So profound, Bear, so profound. Not only are you a beast, but so, too, are you a poet.

Thursday, November 26, 2009

Giving Thanks

Well, folks, here comes Thanksgiving. I know a lot of people who were excited about this holiday, including myself circa 2008. But, without going into too much detail, I'm a little nervous for today's festivities, not to mention less than enthused about driving to New Jersey and back in order to attend two separate feasts (I thought you weren't supposed to have to do that until you got married and fought over which family you were having Thanksgiving with. What gives?) However, in order to pull myself out of a gloomy funk that has been looming for weeks, I am going to make a list. Consider this list equivalent to the playlist I'll probably make for the drive to Jerz - it has pump-you-up capabilities. Sometimes, things like this day are self-fulfilling prophecies, and I believe that if I list all of the things I'm thankful for, maybe I'll be able to look past whatever today is going to bring (or kill inside of me) and think about the bigger picture, about all of the things I am lucky to have.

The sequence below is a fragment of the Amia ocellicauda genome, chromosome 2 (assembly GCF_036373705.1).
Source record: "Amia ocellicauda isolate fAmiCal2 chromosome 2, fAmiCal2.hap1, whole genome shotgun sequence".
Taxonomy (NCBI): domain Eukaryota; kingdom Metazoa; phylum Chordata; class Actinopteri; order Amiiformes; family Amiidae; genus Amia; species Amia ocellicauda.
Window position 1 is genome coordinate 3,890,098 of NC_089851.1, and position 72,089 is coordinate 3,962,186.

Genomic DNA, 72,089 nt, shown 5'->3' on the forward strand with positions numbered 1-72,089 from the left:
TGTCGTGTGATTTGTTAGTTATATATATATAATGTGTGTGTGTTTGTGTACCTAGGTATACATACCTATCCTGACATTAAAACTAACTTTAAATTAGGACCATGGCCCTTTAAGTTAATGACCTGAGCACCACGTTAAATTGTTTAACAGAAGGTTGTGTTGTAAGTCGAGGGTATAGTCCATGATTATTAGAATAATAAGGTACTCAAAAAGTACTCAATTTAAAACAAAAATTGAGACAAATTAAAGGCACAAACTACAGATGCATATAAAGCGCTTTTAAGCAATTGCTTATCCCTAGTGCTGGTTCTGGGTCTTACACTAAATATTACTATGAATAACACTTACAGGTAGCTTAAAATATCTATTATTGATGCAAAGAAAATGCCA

So here it is, Cupcake [and Turkey] Lovers (except Woo Me With Turkey sounds like something you'd find on Jerry Springer... "My Secret Sex Fantasy is to Eat a Whole Turkey Off a Woman." Nevermind.)

My THANKSGIVING THANKFUL list (in no particular order):

I am thankful for...

1) YOU. This blog is over a year old now (hooray!) and I sort of feel like all of you, my readers, have been right there with me through basically everything I've written about. I am so grateful for every person who comes up to me and says "I read your blog! Is that weird?" or "I read your blog! I like it!" I think that WMWC has certainly evolved in a year, as have I, but I thank you for sticking with it, even if it's just what you do late at night when you're trying not to do productive work. Have a wonderful thanksgiving, stuff your faces!